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Obama welcomes his first Arab leader to White House

After meeting with Jordan's King Abdullah II, he emphasized his commitment to Palestinian statehood – a top concern among Arabs.

By Correspondent of The Christian Science Monitor / April 21, 2009

King Abdullah II of Jordan (r.), whose agenda was shaped in part by a meeting with Arab allies prior to his US trip, walks with President Barack Obama outside the Oval Office at the White House on Tuesday.

Larry Downing/Reuters

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Amman, Jordan

At a critical juncture in the Arab-Israeli peace process, President Obama on Tuesday underscored his commitment to a two-state solution in his first private meeting with an Arab leader since taking office.

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King Abdullah II of Jordan, who arrived at the White House on Tuesday morning, in many ways represented the agenda of his allies in the Middle East. While many Arabs are hopeful that Mr. Obama's administration will turn a new page in the region, they have been waiting for the new president to clarify to what extent he will depart from his predecessor's policies. Top on their list of concerns is Palestinian statehood.

"I am a strong supporter of a two-state solution," Obama affirmed in remarks after the meeting, adding that he believed many Israelis support it as well. The problem, he said, was cynicism. "What we want to do is to step back from the abyss and say, 'As hard as it is, as difficult as it is, the prospect of peace still exists.' "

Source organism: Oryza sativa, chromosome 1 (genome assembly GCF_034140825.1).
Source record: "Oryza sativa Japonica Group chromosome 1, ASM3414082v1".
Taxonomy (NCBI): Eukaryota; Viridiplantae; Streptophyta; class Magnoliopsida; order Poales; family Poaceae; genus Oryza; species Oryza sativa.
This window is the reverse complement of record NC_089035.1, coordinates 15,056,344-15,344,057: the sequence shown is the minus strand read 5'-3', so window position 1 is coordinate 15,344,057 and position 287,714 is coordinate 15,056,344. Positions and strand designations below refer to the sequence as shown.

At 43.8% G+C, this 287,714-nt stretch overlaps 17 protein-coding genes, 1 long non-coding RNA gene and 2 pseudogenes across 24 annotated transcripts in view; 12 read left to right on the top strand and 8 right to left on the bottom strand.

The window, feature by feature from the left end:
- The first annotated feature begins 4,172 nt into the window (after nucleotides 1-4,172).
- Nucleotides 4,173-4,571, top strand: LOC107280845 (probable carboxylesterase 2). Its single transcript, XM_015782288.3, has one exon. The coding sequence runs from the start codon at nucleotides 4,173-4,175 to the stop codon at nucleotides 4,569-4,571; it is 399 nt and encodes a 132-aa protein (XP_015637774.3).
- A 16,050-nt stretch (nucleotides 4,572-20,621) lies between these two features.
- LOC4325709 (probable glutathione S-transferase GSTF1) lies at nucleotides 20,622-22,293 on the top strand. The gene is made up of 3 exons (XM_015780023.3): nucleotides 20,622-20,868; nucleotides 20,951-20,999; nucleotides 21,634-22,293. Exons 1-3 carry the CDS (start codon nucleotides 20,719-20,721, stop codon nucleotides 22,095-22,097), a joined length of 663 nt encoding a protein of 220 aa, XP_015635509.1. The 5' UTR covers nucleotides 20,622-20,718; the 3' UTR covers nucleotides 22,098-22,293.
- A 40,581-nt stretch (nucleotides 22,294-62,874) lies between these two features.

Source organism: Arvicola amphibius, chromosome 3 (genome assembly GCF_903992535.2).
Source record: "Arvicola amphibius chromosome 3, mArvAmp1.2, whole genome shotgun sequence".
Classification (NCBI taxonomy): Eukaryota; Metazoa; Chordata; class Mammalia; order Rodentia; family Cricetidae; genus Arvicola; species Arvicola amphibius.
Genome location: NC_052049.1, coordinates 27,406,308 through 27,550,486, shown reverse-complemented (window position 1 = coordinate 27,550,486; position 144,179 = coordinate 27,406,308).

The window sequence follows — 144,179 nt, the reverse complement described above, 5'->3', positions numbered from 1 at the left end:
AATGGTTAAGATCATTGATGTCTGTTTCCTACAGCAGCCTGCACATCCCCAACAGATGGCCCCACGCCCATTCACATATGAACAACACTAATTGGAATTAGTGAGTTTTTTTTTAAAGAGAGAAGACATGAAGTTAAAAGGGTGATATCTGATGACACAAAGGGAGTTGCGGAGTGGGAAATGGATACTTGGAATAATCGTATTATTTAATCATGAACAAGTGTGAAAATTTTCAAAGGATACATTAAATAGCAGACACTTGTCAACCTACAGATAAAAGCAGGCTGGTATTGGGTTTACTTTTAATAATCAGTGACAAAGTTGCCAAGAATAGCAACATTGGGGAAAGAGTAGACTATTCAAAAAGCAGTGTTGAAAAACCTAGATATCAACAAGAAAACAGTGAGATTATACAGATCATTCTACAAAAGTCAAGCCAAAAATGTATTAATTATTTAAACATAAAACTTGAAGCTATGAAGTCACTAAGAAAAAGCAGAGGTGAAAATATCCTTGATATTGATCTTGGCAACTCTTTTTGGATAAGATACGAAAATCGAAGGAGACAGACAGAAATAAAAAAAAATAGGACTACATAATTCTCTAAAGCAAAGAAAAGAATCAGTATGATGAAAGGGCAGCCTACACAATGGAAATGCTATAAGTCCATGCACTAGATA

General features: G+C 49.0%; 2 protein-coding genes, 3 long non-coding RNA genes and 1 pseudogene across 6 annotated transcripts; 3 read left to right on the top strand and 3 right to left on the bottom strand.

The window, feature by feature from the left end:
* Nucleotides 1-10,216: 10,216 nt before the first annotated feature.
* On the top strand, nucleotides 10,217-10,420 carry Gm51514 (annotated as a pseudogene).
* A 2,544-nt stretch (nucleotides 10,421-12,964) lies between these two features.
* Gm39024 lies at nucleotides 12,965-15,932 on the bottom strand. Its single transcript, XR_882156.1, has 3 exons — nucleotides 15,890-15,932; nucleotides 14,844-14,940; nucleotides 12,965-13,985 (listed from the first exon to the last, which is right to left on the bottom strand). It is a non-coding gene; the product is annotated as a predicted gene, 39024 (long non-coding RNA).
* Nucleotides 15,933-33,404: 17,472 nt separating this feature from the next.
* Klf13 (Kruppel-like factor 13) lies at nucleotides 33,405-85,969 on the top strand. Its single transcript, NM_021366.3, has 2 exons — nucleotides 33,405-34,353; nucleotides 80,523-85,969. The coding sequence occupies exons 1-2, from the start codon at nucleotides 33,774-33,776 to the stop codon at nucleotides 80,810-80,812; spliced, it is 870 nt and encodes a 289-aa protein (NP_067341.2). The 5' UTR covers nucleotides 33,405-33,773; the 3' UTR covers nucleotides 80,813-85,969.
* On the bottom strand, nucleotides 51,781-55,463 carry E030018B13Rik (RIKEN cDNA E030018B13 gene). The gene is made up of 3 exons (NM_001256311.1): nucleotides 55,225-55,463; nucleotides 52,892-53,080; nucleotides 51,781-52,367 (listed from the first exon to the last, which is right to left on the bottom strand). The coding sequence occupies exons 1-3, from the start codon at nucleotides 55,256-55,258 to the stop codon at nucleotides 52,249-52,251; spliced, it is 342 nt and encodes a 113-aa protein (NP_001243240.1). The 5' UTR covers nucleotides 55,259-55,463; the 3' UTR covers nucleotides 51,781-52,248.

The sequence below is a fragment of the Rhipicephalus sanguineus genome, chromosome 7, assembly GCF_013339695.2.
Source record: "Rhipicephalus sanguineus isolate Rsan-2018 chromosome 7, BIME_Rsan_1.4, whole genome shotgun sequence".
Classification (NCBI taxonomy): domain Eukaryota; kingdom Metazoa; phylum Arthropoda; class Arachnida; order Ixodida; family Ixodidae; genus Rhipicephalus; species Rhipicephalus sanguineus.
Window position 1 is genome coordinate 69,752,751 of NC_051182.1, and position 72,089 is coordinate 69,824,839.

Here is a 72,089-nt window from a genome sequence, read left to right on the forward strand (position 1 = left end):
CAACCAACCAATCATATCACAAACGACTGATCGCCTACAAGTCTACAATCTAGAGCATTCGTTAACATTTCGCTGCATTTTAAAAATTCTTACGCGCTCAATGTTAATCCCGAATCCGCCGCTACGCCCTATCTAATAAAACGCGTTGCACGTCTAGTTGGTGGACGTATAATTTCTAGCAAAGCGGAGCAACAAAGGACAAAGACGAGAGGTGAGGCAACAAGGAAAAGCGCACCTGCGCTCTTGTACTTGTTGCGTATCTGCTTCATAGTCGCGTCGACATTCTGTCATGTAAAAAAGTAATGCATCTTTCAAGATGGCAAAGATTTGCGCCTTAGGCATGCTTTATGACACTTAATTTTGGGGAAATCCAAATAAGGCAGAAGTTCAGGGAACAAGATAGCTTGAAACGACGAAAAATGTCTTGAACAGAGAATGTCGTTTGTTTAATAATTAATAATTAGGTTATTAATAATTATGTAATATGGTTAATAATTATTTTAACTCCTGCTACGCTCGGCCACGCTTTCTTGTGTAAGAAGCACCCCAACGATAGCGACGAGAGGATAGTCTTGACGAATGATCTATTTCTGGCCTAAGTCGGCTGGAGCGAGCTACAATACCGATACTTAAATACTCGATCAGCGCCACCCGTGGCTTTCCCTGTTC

That message contrasts with many who have been dismayed and discouraged with the situation in Israel and the Palestinian territories. Israel's new prime minister, Benjamin Netanyahu, has said he is open to peace with the Palestinians, but has shown little, if any, willingness to negotiate with Palestinians or make concessions. The Gaza Strip and the West Bank remain divided as Hamas and Fatah struggle to create a unity government.

Throughout the Arab world, many analysts say that the US has the power to help bring an end to the conflict if it adopts the right policies. Economic and security benefits are especially important, says Mazen Alaugili, a political science professor at Muta University in Karak, Jordan.

"By America exercising some influence and helping the Israelis from a security point of a view and getting guarantees from the international community, it can bring this issue to an end," says Professor Alaugili. "The Americans have a lot of support from leaders in Israel and they have a lot of support [from] leaders in the Arab world."

How big a US role?

Still, many remain skeptical about just how a big a difference US support can make when it comes to mitigating the conflict. Citing the aggressive new Israeli government and the divide between Hamas and Fatah, Avraham Sela, a professor of international relations at Hebrew University in Jerusalem, says unless there is an internal movement toward cooperation, it will be difficult for any outside power like the US to help forge a peace agreement.

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